What will you do when, despite arguing intelligently for higher taxation to fund healthcare, you and your party doesn't win enough votes to implement it? What should any party do in this situation? Carry on saying the same thing and hope the public change their minds? What if the public don't change their minds? Should we offer them less for the money they are willing to pay in taxation?

Where does 'free' healthcare stop? What about expensive cancer drugs or treatment which we all know will only prolong the frail life of someone in their 90s for a few more months?

Should there be a 'contract' of some sort where people know that most things are 'free' but others are not available at all. But what if someone is willing to pay for something which is not available for 'free'? Is that banned?

I'm not sure of the answers, but I find myself switching the radio off when politicians say everything should be free. I just guess they'll change their tune if they get into power. I've been on local councils where councillors (including Plaid ones) have argued against an extra 20pence a month on the council tax.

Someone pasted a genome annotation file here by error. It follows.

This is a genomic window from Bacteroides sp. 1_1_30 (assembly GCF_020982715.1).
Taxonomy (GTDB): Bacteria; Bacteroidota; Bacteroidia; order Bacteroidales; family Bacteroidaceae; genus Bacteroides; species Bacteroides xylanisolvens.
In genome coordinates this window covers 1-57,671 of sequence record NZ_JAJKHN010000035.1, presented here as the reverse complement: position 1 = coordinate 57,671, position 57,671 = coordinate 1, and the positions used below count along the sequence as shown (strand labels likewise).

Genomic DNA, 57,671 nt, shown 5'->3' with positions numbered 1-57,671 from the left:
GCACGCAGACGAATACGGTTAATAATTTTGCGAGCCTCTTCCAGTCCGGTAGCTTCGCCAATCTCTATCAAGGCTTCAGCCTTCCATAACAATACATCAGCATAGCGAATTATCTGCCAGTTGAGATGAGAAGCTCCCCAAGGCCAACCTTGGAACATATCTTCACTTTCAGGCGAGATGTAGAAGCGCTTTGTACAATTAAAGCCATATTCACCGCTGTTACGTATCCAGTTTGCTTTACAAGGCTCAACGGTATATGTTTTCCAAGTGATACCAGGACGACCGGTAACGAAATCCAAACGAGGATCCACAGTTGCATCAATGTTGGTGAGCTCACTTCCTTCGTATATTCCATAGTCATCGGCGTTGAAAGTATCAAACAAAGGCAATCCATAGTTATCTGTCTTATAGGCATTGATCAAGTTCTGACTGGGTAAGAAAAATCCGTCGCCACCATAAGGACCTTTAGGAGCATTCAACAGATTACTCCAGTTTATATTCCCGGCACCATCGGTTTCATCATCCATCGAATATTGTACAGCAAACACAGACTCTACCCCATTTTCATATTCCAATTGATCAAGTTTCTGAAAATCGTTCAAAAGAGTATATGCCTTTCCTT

John Dixon said...


The gulf between our viewpoints seems to be pretty wide to me, and I'm not sure that it can be bridged.

You seem to be suggesting that if we fail to convince the public that we are right, we should simply change our minds and offer the public what they want. It was Marx (Groucho, not Karl) who said "Those are my principles, and if you don't like them I've got some other ones".

I've always believed that politics is about offering people a choice of different views of the world and trying to lead. I accept that there are others - even in Plaid these days - who seem to think that it's about saying whatever will win an election, but I'm afraid that just isn't my position.

I suppose I should be more careful about the way I use the word 'free' though. Prescriptions aren't free; they're just paid for collectively rather than individually. A debate framed in terms of which things we believe should be paid for collectively and which should be paid for collectively might be more helpful.

Anonymous said...

"I accept that there are others - even in Plaid these days - who seem to think that it's about saying whatever will win an election, but I'm afraid that just isn't my position."